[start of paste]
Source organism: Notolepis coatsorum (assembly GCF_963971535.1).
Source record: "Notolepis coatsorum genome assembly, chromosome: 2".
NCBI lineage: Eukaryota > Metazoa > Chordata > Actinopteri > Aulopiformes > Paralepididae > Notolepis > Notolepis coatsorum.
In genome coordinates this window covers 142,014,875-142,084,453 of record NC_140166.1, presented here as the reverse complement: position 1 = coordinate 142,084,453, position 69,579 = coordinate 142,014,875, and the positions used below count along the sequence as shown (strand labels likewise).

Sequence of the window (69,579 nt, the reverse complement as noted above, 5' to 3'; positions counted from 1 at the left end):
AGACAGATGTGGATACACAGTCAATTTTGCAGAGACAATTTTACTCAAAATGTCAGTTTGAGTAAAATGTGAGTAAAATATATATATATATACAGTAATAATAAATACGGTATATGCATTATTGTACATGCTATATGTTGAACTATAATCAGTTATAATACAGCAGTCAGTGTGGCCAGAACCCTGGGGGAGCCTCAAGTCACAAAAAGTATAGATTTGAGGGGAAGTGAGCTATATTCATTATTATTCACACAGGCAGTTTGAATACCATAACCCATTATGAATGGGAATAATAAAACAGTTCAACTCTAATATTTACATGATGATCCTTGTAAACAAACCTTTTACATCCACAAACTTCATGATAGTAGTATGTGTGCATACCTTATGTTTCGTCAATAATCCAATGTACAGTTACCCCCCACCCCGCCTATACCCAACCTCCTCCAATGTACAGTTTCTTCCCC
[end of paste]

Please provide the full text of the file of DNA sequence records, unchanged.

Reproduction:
Source organism: Notolepis coatsorum (assembly GCF_963971535.1).
Source record: "Notolepis coatsorum genome assembly, chromosome: 2".
NCBI lineage: Eukaryota > Metazoa > Chordata > Actinopteri > Aulopiformes > Paralepididae > Notolepis > Notolepis coatsorum.
In genome coordinates this window covers 142,014,875-142,084,453 of record NC_140166.1, presented here as the reverse complement: position 1 = coordinate 142,084,453, position 69,579 = coordinate 142,014,875, and the positions used below count along the sequence as shown (strand labels likewise).

Sequence of the window (69,579 nt, the reverse complement as noted above, 5' to 3'; positions counted from 1 at the left end):
AGACAGATGTGGATACACAGTCAATTTTGCAGAGACAATTTTACTCAAAATGTCAGTTTGAGTAAAATGTGAGTAAAATATATATATATATACAGTAATAATAAATACGGTATATGCATTATTGTACATGCTATATGTTGAACTATAATCAGTTATAATACAGCAGTCAGTGTGGCCAGAACCCTGGGGGAGCCTCAAGTCACAAAAAGTATAGATTTGAGGGGAAGTGAGCTATATTCATTATTATTCACACAGGCAGTTTGAATACCATAACCCATTATGAATGGGAATAATAAAACAGTTCAACTCTAATATTTACATGATGATCCTTGTAAACAAACCTTTTACATCCACAAACTTCATGATAGTAGTATGTGTGCATACCTTATGTTTCGTCAATAATCCAATGTACAGTTACCCCCCACCCCGCCTATACCCAACCTCCTCCAATGTACAGTTTCTTCCCC